MDP has in the past believed that its protestors and activists who commit criminal acts such as throwing stones (March 2012, parliament opening day when MDP activists openly attacked police with pavement bricks), torch public buildings (as was the case in Feb 8th of 2012, when MDP activists torched police stations and courts of Addu, assault people and police have to be let go by the authorities in the name of freedom of expression.

    But is it truly freedom of expression for the party to stand idly by or openly instigate acts such as throwing pavement bricks, torching public vehicles and state buildings ? Why has the party which promotes such freedom of expression instigated such a campaign of denial (No, it wasnt our protestors that were waving MDP flags, wearing yellow T-shirts, and chanting death to Waheed that were throwing stones, or torching public property, No it wasnt our pickup that was leading the rally which led a violent confrontation against the police) when it comes to condemning the acts done in public by its members and activists ?

    Ali waheed recently famously said, a crime is a crime, no matter who did it.

    In this regard why doesnt MDP move to condemn such attacks by its protestors ? We see its activists driving pickups, with loudspeakers chanting and provoking members in marches to attack police. We see marches led under the flag of MDP where calls are echoed to hand people.

    How can MDP turn a blind eye to these events ? Why doesnt it acknowledge and condemn these events ?

    In the recent case when Jabir and Hamidh Abdul Qafoor and prominent MDP ‘politicians’ such as Zaki and President Nasheeds previous spokeperson Zuhair was arrested with alcohol bottles in an uninhabited island, we saw the leader of MDP President Nasheed move to categorically deny the evidence and the alcohol bottles found. We saw photos of Hamidh meekly stand by while he was photographed opening boxes and suitcases inside rooms filled with alchol.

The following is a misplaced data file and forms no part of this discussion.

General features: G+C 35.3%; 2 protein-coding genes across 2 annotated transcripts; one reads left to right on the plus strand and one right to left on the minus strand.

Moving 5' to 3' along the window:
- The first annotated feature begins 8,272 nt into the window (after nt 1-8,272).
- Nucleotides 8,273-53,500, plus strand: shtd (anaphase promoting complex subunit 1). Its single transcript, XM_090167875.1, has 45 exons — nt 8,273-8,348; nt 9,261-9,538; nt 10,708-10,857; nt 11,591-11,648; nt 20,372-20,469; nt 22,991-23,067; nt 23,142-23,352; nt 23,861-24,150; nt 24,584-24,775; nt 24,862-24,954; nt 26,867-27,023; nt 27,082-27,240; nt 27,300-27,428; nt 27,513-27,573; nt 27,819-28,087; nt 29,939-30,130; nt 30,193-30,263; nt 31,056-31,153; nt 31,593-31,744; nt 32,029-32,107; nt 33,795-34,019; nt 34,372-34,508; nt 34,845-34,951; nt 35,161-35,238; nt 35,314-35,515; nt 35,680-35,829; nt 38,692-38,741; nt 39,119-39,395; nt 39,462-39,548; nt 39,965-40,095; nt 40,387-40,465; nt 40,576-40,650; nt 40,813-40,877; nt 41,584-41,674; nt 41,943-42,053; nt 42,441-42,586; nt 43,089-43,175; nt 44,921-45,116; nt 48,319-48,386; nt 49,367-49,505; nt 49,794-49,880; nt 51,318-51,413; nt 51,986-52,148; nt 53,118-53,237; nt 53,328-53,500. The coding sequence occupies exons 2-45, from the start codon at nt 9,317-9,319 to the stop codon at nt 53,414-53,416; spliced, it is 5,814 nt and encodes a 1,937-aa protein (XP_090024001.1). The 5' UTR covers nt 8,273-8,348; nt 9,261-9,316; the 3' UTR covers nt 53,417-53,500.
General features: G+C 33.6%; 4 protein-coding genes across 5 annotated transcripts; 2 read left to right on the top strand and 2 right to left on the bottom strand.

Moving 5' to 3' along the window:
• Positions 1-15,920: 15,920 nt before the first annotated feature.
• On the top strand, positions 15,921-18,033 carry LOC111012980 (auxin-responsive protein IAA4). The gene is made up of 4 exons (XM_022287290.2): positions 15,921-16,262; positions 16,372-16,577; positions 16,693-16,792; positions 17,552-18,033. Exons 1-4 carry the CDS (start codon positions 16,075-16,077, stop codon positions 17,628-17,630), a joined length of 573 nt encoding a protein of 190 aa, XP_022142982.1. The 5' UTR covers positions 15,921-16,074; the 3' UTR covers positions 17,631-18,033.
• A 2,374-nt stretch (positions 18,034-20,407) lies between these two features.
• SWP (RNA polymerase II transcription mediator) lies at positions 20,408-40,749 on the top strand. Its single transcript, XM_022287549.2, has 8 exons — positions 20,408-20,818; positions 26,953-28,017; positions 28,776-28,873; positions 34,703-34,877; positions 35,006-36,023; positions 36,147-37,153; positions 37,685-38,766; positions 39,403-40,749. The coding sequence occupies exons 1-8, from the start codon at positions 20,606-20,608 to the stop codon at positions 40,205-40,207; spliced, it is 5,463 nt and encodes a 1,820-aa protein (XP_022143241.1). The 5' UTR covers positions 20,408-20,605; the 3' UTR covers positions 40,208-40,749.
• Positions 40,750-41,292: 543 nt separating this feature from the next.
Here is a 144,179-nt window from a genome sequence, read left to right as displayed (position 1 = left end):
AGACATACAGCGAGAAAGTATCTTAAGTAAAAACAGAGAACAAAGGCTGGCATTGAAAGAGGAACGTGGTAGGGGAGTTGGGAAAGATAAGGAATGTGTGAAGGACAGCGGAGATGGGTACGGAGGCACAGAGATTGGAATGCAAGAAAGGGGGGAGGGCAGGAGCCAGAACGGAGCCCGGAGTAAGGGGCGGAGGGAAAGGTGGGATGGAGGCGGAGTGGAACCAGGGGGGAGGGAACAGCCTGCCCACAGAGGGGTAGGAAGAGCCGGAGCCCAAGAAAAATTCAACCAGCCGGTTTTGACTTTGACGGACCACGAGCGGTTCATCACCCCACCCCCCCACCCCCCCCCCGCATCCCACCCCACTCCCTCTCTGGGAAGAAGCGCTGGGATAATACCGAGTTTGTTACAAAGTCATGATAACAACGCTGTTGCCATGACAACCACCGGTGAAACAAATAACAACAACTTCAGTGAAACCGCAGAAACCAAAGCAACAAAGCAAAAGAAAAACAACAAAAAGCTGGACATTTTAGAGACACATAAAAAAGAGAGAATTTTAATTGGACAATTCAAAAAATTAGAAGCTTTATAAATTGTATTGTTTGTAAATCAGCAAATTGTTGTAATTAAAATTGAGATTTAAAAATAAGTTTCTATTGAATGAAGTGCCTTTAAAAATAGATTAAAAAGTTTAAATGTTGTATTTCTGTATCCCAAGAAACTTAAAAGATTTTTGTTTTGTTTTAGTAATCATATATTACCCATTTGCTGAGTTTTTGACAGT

Is it so much for president nasheed to state “I condemn any and all who drink alcohol”, instead of expressing support for the accused convicts ? Why does he side with these crooks and morons of MDP who commit open crimes, and lead the task of spinning public attention away from the crime committed to a different angle ?

    In the recent case where a notable speaker in MDP gatherings Hoara Ibbe was caught red-handed with a 17 year old underage girl, MDP swiftly moved to defend the guy, instead of trying to confirm what had happened.

    In other countries, political parties distance themselves from politicians who are arrested in scandals such as this. Yet in Maldives we have the opposite. Majilis members are actively defended by their parties, in spite of every evidence to the contrary.

  3. Ahmed Bin Addu Bin Suvadheeb on Sat, 8th Dec 2012 5:59 PM 

    One word of advice to all reasonable Maldivians: if you can, pack up and leave the banana republic.

    A democracy can only thrive when fundamental rights are protected and enshrined in law. The behaviour of a minority should not infringe on the freedom and rights of the majority.

    We have to note that under this ruling, the majority of political protestors on all sides would have fallen foul of this, and would have faced detention. This includes “Sheikh” Imran after he threatened members of the Majlis!

  4. haneef on Sat, 8th Dec 2012 6:43 PM 

    Justice Muthasim was an ex MDP members. I was him speaking at an MDP podium. Will you believe me!

  5. A Maldivian on Sat, 8th Dec 2012 7:41 PM 

    Justice Ahmed Mu’thasim Adnan is very right here!

    This is something the People’s Majlis have to, and can decide.

    This is clear indication that the Supreme Court intends to take precedence over the Constitution, interpret it the way they deem fit!

    This is no better than an automatic rifle with unlimited rounds being given to someone mad and asked to fire at will!

    People’s should decide, or take advice and leave this hellhole, just the same as JUSTICE seems to have done in 1978!

  6. c-bag on Sun, 9th Dec 2012 9:41 AM 

    AG is not worried about the late night boduberu going on these days?